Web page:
Oh! let the modest Muse some pity claim, One pang, my girl, and all is over.

And meet indulgence, though she find not fame.

Still, not for her alone we wish respect, Alas! that pang will be severe,

Others appear more conscious of defect: Which bids us part to meet no more,

To-night no veteran Roscii you behold, Which tears me far from one so dear,

In all the arts of scenic action old; Departing for a distant shore.

No Cooke, no KEMBLE, can salute you here,

No SIDDONS draw the sympathetic tear ; • Miss Parker.

To-night you throng to witness the debut + To these stanzas

, which are from the private volume, the following note of embryo actors, to the Drama new: ww attached : "The author claims the indulgence of the reader more for this piece then, perhape, any other in the collection ; but ne it was written at Here, then, our almost unfledged wings we try; an earlier period than the rest (being composed at the age of Surteen,) and Clip not our pinions ere the birds can ily: his first etany, he preferred subrnitting it to the indulgence of his friends in

Failing in this our first attempt to soar, to present state, to making elther addition or alteration." • This poem is inserted from the private volume.

Drooping, alas ! we fall to rise no more.

THE

Not one poor trembler only fear betrays,

TO M. S. G.
Who hopes, yet almost dreads, to meet your praise ;
But all our dramatis personæ wait

WHENE'ER I view those lips of thine, In fond suspense this crisis of our* fate.

Their hue invites my fervent kiss; No venal views our progress can retard,

Yet I forego that bliss divine,
Your generous plaudits are our sole reward;

Alas! it were unhallowed bliss.
For these, each Hero all his power displays,
Bach timid Heroine shrinks before your gaze.

Whene'er I dream of that pure breast, Surely the last will some protection find;

How could I dwell upon its snows? None to the softer sex can prove unkind :

Yet is the daring wish represt, Whilst Youth and Beauty form the female shield, For that,-would banish its repose. The sternest Censort to the fair must yield. Yet, should our feeble efforts nought avail,

A glance from thy soul-searching eye Should, after all, our best endeavors fail,

Can raise with hope, depress with fear ; Still let some mercy in your bosoms live,

Yet I conceal my love, and why?
And, if you can't applaud, at least forgive.

I would not force a painful tear.
I ne'er have told my love, yet thou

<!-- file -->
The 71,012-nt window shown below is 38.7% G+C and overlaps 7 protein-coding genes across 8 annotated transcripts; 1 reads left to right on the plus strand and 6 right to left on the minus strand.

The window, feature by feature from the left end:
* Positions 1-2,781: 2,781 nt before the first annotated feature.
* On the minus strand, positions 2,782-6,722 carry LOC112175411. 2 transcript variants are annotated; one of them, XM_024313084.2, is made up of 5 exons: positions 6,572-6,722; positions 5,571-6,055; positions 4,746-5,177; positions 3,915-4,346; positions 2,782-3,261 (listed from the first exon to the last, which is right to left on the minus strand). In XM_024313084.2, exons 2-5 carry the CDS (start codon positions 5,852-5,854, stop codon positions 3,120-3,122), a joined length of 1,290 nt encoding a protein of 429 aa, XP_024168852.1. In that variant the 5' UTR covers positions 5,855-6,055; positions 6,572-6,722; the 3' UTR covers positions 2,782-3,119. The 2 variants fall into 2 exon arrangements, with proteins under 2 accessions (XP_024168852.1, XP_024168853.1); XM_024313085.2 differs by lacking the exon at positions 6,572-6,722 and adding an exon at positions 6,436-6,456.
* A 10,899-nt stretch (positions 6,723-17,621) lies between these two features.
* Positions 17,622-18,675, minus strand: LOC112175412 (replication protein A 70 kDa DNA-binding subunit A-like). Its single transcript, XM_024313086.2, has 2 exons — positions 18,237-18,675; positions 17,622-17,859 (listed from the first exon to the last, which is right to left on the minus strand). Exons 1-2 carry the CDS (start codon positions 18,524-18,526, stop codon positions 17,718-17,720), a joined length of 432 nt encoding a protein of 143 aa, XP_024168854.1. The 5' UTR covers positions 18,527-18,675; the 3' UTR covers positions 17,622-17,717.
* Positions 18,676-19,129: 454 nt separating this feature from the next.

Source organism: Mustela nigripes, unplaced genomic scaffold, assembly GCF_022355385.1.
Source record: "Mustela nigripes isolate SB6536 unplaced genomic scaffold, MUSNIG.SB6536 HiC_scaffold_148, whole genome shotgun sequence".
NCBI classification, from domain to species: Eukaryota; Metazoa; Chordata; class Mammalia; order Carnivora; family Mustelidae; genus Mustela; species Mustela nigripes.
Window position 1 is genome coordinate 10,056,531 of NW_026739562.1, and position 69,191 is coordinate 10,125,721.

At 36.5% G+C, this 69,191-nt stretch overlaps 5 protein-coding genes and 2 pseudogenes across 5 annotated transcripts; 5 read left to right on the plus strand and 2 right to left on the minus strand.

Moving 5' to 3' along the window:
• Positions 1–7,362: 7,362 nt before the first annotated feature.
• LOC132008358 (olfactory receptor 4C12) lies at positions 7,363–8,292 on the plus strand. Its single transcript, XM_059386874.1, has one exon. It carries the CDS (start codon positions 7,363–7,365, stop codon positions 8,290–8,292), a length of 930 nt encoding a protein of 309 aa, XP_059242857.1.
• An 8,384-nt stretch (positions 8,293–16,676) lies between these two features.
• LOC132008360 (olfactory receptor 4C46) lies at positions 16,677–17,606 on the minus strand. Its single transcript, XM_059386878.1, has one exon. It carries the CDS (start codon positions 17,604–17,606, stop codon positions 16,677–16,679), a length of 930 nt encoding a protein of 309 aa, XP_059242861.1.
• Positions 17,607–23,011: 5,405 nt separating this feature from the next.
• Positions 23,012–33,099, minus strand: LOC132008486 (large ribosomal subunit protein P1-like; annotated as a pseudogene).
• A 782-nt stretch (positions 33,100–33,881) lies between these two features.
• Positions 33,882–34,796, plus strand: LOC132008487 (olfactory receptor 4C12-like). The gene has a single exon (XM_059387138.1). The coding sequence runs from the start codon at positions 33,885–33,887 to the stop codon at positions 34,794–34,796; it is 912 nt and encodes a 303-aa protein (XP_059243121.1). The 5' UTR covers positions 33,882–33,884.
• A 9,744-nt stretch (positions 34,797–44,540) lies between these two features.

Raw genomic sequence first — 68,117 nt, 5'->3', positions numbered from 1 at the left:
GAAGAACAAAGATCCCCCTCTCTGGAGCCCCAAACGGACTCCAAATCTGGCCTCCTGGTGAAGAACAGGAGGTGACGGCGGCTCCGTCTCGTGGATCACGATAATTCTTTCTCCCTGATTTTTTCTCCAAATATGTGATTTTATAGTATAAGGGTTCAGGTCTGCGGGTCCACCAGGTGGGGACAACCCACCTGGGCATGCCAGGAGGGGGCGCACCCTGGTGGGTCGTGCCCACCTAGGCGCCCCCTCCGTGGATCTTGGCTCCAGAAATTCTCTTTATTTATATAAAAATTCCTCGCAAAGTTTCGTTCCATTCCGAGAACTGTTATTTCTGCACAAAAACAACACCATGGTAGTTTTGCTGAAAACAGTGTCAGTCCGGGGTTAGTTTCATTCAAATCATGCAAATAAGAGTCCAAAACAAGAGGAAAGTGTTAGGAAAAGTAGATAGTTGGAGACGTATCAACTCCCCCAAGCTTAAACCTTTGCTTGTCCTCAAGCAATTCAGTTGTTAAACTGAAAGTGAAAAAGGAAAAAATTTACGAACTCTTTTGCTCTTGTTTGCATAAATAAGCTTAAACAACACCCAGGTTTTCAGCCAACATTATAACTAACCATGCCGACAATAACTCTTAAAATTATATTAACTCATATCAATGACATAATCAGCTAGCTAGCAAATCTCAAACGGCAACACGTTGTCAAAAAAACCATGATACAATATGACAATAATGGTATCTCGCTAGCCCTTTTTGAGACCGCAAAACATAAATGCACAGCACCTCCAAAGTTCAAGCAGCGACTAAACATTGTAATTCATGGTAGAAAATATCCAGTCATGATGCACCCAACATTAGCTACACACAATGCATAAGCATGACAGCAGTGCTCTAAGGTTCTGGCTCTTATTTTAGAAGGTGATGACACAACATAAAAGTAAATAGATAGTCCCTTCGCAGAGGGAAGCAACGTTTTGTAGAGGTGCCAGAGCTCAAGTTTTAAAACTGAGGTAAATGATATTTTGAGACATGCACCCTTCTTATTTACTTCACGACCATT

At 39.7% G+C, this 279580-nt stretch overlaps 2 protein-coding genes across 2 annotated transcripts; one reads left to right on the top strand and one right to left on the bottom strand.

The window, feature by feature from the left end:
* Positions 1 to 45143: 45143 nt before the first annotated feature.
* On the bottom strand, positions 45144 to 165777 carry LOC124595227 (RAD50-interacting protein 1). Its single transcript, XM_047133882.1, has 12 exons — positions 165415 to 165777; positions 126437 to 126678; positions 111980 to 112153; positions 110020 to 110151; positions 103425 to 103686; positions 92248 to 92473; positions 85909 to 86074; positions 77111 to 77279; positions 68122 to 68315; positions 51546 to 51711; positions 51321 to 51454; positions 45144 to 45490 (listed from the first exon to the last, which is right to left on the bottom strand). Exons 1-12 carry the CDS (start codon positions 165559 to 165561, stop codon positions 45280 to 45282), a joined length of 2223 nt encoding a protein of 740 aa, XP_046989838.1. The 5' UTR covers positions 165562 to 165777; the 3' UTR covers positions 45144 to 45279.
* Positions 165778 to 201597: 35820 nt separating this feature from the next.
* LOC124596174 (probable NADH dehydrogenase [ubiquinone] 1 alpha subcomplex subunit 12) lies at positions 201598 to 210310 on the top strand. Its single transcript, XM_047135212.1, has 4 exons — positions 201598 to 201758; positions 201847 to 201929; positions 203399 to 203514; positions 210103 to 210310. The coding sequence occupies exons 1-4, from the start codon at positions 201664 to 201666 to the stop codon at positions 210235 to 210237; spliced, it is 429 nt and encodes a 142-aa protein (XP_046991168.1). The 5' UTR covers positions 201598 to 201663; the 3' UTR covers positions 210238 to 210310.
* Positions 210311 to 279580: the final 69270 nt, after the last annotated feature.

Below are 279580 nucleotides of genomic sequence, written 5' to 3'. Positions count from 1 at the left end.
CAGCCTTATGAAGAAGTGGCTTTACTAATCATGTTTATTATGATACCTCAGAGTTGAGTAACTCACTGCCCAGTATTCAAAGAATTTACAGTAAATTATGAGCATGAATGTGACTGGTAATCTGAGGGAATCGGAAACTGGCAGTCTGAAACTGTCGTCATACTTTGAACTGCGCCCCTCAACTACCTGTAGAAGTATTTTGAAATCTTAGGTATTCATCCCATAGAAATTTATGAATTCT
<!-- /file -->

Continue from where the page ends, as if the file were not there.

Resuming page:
Hast seen my ardent flame too well ;

And shall I plead my passion now,
ON THE DEATH OF MR. FOX.

To make thy bosom's heaven a hell ?
FOLLOWING ILLIBERAL IMPROMPTU AP No! for thou never canst be mine,
PEARED IN A MORNING PAPER. I

United by the priest's decree;

By any ties but those divine, "OUR nation's foes lament on Fox's death,

Mine, my beloved, thou ne'er shalt be. But bless the hour when Pirt resign'd his breath : These feelings wide, let sense and truth unclue, Then let the secret fire consume, We give the palm where Justice points its due.”

Let it consume, thou shalt not know;

With joy I court a certain doom,
TO WHICH THE AUTHOR OF THESE PIECES SENT

Rather than spread its guilty glow.
THE FOLLOWING REPLY.
Oh, factious viper ! whose envenom'd tooth

I will not ease my tortured heart,
Would mangle still the dead, perverting truth,

By driving dove-eyed peace from thine, What though our “nation's foes" lament the fate,

Rather than such a sting impart, With generous feelings, of the good and great, Each thought presumptuous I resign. Shall dastard tongues essay to blast the name Of him whose meed exists in endless fame?

Yes ! yield those lips, for which I'd bravo When Pitt expired in plenitude of power,

More than I here shall dare to tell ; Though ill success obscured his dying hour,

Thy innocence and mine to save,
Pity her dewy wings before him spread,

I bid thee now a last farewell.
For noble spirits “ war not with the dead:"
His friends, in tears, a last sad requiem gave,

Yes, yield that breast to seek despair, As all his errors slumber'd in the grave;

And hope no more thy soft embrace, He sunk, an Atlas bending 'neath the weight

Which to obtain my soul would dare,
Of cares o'erwhelming our conflicting state:

All, all reproach, but thy disgrace.
When lo! a Hercules in Fox appear'd,
Who for a time the ruin'd fabric rear'd :

At least from guilt shalt thou be free, He, too, is fall’n who Britain's loss supplied,

No matron shall thy shame reprove, With him our fast-reviving hopes have died ;

Though cureless pangs may prey on me, Not one great people only raise his urn,

No martyr shalt thou be to love.
All Europe's far extended regions mourn.
"These feelings wide, let sense and truth unclue,
To give the palm where Justice points its due;"
Yet let not canker'd Calumny assail,
Or round our statesman wind her gloomy veil.

TO CAROLINE.
Fox! o'er whose corse a mourning world must weep,
Whose dear remains in honor'd marble sleep: THINK'st thou I saw thy beauteous eyes,
For whom, at last, e'en hostile nations groan,

Suffused in tears implore to stay; While friends and foes alike his talents own;

And heard unmoved thy plenteous sighs, Fox shall in Britain's future annals shine,